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One thing is that people didn’t have what we think of as cups or mugs. They used wooden bowls instead, and plenty survive in the archaeological record. If ordinary people used cups we would expect to have some evidence for them, but no, there aren’t any, nor are there pottery ones until well into the 14th century.

Often called mazers, such bowls are seen in plenty of artwork, and one precious one survives from 1320’s Scotland! The Bute mazer:
http://www.nms.ac.uk/highlights/objects_in_focus/bute_mazer.aspx
which is a communal drinking bowl larger than mine.

More information on mazers and drinking bowls can be found here:
http://www.robin-wood.co.uk/pdf/mazer_history.pdf

I got a lovely set of bowls and spoon, hand made using a pole lathe, from Paul Atkin, a nice helpful fellow down in England, whose website is:
http://paulatkin.wordpress.com/
if you want some yourself, but hurry, he’s selling out fast and won’t be able to make more until later in the year.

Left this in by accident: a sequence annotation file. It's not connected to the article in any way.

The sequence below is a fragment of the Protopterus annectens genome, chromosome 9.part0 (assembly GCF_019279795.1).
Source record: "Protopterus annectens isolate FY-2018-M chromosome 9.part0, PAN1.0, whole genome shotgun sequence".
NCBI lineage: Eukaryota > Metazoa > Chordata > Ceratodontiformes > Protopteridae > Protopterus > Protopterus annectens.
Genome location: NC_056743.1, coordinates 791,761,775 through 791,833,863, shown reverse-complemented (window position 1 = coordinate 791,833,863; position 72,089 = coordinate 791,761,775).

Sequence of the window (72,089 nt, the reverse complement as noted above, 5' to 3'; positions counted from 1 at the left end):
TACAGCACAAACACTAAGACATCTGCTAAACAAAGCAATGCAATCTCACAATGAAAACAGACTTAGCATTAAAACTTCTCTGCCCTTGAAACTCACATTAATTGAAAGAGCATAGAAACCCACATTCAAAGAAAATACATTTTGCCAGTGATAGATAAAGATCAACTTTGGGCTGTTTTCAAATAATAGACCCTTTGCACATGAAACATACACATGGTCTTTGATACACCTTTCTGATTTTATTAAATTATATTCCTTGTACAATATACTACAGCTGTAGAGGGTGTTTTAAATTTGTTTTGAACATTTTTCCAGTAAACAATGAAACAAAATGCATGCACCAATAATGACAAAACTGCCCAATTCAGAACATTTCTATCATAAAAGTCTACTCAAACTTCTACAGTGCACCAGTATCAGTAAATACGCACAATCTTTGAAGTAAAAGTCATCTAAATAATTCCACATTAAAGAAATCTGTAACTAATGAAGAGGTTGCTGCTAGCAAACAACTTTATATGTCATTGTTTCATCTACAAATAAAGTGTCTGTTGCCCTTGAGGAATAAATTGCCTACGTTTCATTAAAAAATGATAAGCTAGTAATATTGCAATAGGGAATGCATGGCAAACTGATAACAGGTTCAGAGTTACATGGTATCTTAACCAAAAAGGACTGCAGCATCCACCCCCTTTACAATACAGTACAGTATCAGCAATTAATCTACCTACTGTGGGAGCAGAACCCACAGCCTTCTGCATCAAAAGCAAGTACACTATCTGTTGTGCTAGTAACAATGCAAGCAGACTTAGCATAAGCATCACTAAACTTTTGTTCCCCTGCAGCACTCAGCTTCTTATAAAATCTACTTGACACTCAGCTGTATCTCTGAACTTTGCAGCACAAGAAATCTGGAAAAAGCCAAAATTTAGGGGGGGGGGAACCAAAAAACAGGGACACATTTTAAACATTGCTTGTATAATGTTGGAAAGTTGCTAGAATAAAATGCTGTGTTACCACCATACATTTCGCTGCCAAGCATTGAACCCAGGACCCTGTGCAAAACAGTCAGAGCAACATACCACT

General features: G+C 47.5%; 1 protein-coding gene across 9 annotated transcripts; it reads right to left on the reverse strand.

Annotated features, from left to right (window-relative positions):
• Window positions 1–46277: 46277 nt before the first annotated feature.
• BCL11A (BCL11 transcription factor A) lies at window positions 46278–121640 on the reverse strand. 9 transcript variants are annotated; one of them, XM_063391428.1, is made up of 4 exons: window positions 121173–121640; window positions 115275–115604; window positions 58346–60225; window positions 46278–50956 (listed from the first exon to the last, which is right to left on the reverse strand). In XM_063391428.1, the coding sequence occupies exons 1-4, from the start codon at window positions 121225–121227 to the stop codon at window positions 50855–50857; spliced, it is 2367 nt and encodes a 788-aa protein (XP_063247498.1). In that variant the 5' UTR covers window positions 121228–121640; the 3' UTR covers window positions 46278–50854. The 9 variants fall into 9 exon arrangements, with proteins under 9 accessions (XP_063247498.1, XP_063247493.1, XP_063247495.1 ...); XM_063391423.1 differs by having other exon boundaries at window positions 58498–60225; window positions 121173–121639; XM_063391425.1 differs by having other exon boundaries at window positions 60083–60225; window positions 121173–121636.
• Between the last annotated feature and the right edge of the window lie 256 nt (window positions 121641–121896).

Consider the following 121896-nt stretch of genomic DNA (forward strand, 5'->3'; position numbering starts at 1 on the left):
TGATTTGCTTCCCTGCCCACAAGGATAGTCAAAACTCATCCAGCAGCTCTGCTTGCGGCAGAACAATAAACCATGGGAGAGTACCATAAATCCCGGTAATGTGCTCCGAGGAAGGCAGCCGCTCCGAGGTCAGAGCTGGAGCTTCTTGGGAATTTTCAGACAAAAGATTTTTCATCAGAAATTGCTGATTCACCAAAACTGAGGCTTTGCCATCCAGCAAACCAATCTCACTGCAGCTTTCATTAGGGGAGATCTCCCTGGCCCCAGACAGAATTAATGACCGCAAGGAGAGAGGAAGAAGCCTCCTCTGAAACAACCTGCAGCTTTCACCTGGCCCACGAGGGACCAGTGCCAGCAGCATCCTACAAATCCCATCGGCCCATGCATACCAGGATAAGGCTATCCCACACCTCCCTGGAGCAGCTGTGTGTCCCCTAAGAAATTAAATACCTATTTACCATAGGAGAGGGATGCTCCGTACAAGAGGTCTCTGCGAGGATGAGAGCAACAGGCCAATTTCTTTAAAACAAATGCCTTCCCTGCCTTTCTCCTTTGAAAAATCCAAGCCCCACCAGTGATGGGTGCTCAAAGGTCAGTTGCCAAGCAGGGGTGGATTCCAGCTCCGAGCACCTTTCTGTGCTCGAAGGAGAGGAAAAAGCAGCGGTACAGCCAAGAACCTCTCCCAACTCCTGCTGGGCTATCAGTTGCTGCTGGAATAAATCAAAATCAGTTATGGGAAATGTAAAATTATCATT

Here they are:
new wooden bowls

The one on the left with the thinner rim can be drunk from. I might thin the rim down a bit more, but it works well enough with your mouth inside or outside the rim.
The reason for getting them is upgrading my kit, since I know so much more about the material culture of the early 14th century than I used to, I shall stop using my pottery drinking vessel, a pottle, and use the bowl instead.

Apart from bowls, the Perth High street excavations undearthed a number of staves which came from tankard like pots and would have been the right size to use by yourself, so I think I am justified in suggesting that they would have held ale or water. I would get such a vessel, but manufacturers are hard to find and storing them so they stay useable and watertight is hard to do.

I wonder how many people I can persuade this season to change to drinking bowls rather than any form of mug or cup, when visiting 1305 or 1314?

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